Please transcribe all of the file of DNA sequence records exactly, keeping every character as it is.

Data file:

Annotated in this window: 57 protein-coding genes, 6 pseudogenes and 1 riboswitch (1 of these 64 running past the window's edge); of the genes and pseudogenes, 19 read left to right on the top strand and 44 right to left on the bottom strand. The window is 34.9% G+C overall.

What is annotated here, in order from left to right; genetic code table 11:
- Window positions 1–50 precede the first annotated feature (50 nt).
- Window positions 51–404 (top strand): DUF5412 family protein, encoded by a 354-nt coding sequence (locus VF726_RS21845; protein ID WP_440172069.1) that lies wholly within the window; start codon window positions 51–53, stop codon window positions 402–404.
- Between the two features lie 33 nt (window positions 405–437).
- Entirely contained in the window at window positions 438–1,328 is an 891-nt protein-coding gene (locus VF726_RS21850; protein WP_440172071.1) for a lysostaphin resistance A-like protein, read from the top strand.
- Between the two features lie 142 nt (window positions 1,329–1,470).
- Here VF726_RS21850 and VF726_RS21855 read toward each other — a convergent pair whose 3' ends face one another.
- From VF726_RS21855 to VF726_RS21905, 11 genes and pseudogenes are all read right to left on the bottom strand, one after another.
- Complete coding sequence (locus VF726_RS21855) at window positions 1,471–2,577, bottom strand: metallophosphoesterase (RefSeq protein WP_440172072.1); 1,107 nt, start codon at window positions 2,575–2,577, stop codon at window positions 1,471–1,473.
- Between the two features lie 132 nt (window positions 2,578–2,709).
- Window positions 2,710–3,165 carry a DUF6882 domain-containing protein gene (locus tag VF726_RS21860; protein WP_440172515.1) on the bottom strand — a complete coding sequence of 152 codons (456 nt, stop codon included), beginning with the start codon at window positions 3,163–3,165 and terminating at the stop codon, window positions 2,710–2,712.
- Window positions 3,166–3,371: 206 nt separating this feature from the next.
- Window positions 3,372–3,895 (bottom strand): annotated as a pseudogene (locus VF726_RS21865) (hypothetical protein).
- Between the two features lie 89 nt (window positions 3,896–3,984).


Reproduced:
Annotated in this window: 57 protein-coding genes, 6 pseudogenes and 1 riboswitch (1 of these 64 running past the window's edge); of the genes and pseudogenes, 19 read left to right on the top strand and 44 right to left on the bottom strand. The window is 34.9% G+C overall.

What is annotated here, in order from left to right; genetic code table 11:
- Window positions 1–50 precede the first annotated feature (50 nt).
- Window positions 51–404 (top strand): DUF5412 family protein, encoded by a 354-nt coding sequence (locus VF726_RS21845; protein ID WP_440172069.1) that lies wholly within the window; start codon window positions 51–53, stop codon window positions 402–404.
- Between the two features lie 33 nt (window positions 405–437).
- Entirely contained in the window at window positions 438–1,328 is an 891-nt protein-coding gene (locus VF726_RS21850; protein WP_440172071.1) for a lysostaphin resistance A-like protein, read from the top strand.
- Between the two features lie 142 nt (window positions 1,329–1,470).
- Here VF726_RS21850 and VF726_RS21855 read toward each other — a convergent pair whose 3' ends face one another.
- From VF726_RS21855 to VF726_RS21905, 11 genes and pseudogenes are all read right to left on the bottom strand, one after another.
- Complete coding sequence (locus VF726_RS21855) at window positions 1,471–2,577, bottom strand: metallophosphoesterase (RefSeq protein WP_440172072.1); 1,107 nt, start codon at window positions 2,575–2,577, stop codon at window positions 1,471–1,473.
- Between the two features lie 132 nt (window positions 2,578–2,709).
- Window positions 2,710–3,165 carry a DUF6882 domain-containing protein gene (locus tag VF726_RS21860; protein WP_440172515.1) on the bottom strand — a complete coding sequence of 152 codons (456 nt, stop codon included), beginning with the start codon at window positions 3,163–3,165 and terminating at the stop codon, window positions 2,710–2,712.
- Window positions 3,166–3,371: 206 nt separating this feature from the next.
- Window positions 3,372–3,895 (bottom strand): annotated as a pseudogene (locus VF726_RS21865) (hypothetical protein).
- Between the two features lie 89 nt (window positions 3,896–3,984).